The Ten Books on Architecture, 10.14

Vitruvius  translated by Joseph Gwilt

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Of the Tortoise for Filling Ditches

14The tortoise contrived for filling up ditches, which also affords an access to the walls, is thus made. A base, called by the Greeks εσχάρα, is prepared twenty-five feet square, with four cross pieces. These are tied in by two other pieces, one twelfth high, and one half wide, distant from each other about a foot and a half, and under each of their intervals are placed the naves of wheels, called in Greek ἁμαξόποδες, within which the axles of the wheels turn in iron hoops. The naves are so made that they have holes in their heads, in which the handspikes being received, are made to turn them. The naves thus revolving, it may be moved forward or backward, to the right or left, or diagonally, as wanted.

2Above the base are placed two beams, projecting six feet on each side; round the projections of which two other beams are fixed in front, seven feet long, and their width and thickness as described for the base. Upon this frame which is to be morticed, posts are placed, nine feet high, exclusive of their tenons, one foot and a palm square, and a foot and a half distant from each other. These are tied in at top by means of morticed beams. Above these beams are braces, with tenons, the end of one being let into the next to the height of nine feet, and over the braces is a square piece of timber, by which they are connected.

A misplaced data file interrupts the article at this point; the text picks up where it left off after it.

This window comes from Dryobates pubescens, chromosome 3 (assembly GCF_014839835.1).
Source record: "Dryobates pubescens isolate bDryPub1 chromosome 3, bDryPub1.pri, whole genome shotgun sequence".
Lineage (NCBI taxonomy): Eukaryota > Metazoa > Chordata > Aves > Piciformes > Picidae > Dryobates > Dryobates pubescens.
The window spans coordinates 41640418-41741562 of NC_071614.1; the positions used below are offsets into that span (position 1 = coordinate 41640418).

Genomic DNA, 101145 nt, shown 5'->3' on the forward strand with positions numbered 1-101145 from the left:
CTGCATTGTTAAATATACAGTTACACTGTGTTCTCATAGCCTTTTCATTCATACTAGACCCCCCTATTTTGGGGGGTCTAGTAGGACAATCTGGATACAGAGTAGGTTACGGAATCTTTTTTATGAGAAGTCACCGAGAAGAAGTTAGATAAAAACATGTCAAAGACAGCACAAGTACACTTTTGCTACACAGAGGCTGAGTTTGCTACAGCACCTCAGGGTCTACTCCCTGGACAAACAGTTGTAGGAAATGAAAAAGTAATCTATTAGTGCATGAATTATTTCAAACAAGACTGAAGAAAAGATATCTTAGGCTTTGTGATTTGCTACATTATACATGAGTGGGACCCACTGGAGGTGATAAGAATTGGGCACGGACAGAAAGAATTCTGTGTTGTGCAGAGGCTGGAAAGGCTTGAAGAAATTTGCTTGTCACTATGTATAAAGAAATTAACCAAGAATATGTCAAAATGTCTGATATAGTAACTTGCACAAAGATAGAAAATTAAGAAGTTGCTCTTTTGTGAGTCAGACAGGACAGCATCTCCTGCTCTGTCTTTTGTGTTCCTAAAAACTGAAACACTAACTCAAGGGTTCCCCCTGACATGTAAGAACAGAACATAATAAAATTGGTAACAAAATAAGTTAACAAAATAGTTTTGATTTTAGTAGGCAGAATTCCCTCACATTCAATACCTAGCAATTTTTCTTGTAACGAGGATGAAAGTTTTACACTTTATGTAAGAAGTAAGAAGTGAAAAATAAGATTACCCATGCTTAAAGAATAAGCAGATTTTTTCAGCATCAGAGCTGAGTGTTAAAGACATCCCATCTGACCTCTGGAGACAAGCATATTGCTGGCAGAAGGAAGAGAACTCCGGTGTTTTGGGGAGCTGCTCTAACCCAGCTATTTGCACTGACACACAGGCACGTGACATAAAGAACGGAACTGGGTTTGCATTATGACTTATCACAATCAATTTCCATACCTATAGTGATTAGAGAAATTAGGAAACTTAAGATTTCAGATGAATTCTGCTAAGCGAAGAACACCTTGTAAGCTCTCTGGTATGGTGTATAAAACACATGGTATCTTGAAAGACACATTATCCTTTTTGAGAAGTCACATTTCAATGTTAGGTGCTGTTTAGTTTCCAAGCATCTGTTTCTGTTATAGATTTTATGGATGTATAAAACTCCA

3They also are kept together by side pieces, and are covered with planks of palm, in preference to other wood: if those are not to be procured, by other wood of a strong nature, pine and ash, however, excepted; for they are weak and easily ignited. About the planking are placed gratings, made of slender twigs recently cut, and closely interwoven; and then the whole machine is covered with raw hides, as fresh as can be procured, doubled and stuffed with seaweed or straw steeped in vinegar, in order that it may resist the strokes of the balistæ and the attacks of fire.

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